Stories and Personal Culture

Humans are made up of stories as much as they are made up of bones, blood, muscles and organs.

The stories we tell ourselves create personalized algorithms that influence how we feel and what we choose.

For example, being stared at used to make me uncomfortable. I just assumed that that was a universal human trait shared by all people.

Then I lived in Germany, where, at least in the early 90s, staring wasn’t considered rude. Looking at someone was just looking at someone.

I stopped having a charge when people looked at me for long periods of time because I no longer had the story to go with it that they were being rude, or that there must be something wrong with me (like an unzipped fly, or big pimple) to evoke such interest.

If this is hard for you to imagine, remember back to the last time a baby stared at you. Most people don’t mind it when a baby stares at them; personally, I like it because it makes me feel special.

The stories we tell ourselves, and the personalized feeling- and decision-making algorithms they create, are what I call culture.

We each have a unique culture the same way we have unique DNA. Almost every gene we have is shared by a multitude of other people, but the specific combination we have, plus any mutations, are solely ours.

Similarly, almost every story we tell ourselves is a story many other people share, but the combination of the stories we tell ourselves is personalized. Our personal culture is influenced by many different sources.

We grow up in a country where there is a prevailing culture that citizens are steeped in from birth. For example, in the States, many of the stories we are exposed to come from movies and TV. Even people that never watch TV or movies are likely to pick up some of the gist of those stories from those that do.

One common cultural theme we are immersed in in the States is that there is some product we can own that will bring more happiness, or at least contentment. This message comes to us in TV commercials, billboards, newspaper ads, maybe from watching our parents or their friends…we are exposed to this idea thousands of times a year in many different ways.

A corollary to this is that there could be some product we could buy that would make us attractive enough to find romantic love, which in turn will also bring happiness. Every movie you watched where someone got a makeover and then found love, every commercial for shiny hair or a sweet smell or an impressive watch, every magazine with pictures of smiling, skinny models pretending to be in love on one page with weight-loss ads on the next page, is implicitly or explicitly telling this story.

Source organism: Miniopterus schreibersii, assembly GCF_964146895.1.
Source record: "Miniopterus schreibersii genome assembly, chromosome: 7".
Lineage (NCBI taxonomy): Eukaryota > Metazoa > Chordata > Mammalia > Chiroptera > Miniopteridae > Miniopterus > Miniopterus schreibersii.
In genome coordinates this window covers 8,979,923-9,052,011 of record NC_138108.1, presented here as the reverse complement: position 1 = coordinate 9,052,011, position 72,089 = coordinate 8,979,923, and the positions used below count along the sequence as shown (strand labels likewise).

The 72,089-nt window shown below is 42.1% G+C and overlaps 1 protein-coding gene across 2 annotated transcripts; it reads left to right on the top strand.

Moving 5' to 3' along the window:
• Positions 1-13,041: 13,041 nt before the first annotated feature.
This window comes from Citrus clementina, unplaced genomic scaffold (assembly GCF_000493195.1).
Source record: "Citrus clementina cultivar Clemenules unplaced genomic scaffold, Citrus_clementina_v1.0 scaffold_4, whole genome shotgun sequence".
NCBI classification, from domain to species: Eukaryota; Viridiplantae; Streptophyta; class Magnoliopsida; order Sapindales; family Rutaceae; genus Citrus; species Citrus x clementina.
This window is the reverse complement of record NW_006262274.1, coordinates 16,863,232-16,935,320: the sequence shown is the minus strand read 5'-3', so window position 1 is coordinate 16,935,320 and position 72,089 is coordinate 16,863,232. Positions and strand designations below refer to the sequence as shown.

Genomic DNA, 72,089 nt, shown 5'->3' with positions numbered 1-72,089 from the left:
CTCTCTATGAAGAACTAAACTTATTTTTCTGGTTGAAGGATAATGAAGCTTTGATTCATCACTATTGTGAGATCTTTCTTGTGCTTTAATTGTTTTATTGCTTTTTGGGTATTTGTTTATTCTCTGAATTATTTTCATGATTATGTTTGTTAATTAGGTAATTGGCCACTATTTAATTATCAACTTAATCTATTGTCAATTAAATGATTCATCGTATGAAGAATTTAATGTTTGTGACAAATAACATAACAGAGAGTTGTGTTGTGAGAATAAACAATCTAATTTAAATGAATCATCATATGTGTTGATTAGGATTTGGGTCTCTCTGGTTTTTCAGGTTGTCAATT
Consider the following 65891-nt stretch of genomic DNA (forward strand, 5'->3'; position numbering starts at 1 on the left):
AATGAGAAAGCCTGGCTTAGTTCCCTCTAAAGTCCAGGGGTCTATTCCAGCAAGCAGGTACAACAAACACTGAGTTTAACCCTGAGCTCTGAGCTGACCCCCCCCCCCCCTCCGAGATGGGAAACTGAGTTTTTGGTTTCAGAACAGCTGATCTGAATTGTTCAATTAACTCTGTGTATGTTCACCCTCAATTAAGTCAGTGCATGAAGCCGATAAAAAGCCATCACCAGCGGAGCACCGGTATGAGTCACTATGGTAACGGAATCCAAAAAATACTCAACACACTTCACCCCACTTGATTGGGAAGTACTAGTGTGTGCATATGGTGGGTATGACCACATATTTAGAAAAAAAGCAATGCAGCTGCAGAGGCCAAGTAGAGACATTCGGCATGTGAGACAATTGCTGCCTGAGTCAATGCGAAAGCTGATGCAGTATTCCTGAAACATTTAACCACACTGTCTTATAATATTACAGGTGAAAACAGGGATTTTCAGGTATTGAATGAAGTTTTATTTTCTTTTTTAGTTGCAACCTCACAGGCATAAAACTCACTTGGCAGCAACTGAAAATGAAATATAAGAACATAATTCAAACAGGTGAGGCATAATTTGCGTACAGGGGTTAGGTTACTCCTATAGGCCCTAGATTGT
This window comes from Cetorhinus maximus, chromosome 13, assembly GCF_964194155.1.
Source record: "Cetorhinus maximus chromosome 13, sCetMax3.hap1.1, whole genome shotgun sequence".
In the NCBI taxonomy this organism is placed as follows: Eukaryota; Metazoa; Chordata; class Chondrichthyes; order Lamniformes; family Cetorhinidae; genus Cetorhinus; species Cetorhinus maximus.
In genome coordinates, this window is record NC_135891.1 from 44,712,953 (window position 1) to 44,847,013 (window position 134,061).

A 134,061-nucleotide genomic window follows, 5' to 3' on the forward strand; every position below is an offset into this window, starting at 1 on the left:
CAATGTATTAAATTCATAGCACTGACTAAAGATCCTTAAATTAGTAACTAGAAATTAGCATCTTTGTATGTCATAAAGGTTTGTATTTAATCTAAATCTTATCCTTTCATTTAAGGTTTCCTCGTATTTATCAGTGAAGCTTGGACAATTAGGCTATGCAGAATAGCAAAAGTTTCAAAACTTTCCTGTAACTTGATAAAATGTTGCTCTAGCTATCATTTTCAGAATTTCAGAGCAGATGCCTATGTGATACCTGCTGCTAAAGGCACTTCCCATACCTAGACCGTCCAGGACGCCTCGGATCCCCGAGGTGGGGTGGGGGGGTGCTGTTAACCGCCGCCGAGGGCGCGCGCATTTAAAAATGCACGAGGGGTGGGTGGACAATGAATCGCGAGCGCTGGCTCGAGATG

In addition to our country’s culture, we each also have our family’s (or families’) culture, or if you didn’t have a family, the culture of the institution where you were raised. My parents had a strong culture of non-consumerism, so I was strongly influenced by that growing up, despite the fact that I am also a citizen of the consumption-driven U.S.A..

The books you read can also be an important cultural influence, from the first picture books that are read to you to weighty philosophical tomes. Books can expose you to a wide variety of cultures, not just from different countries, but also from different time periods. They can expose you to cultures that start out only existing in the author’s head, for example on alien planets in science fiction, or in an imagined future of this planet in utopias or dystopias.

There are regional cultures, city cultures, neighborhood cultures, group cultures, religious cultures…all of these can influence our personal culture. And if we belong to a region, a city, a neighborhood, a group, or a religion, our personal culture will be one of the flavors that goes into the soup of that larger culture.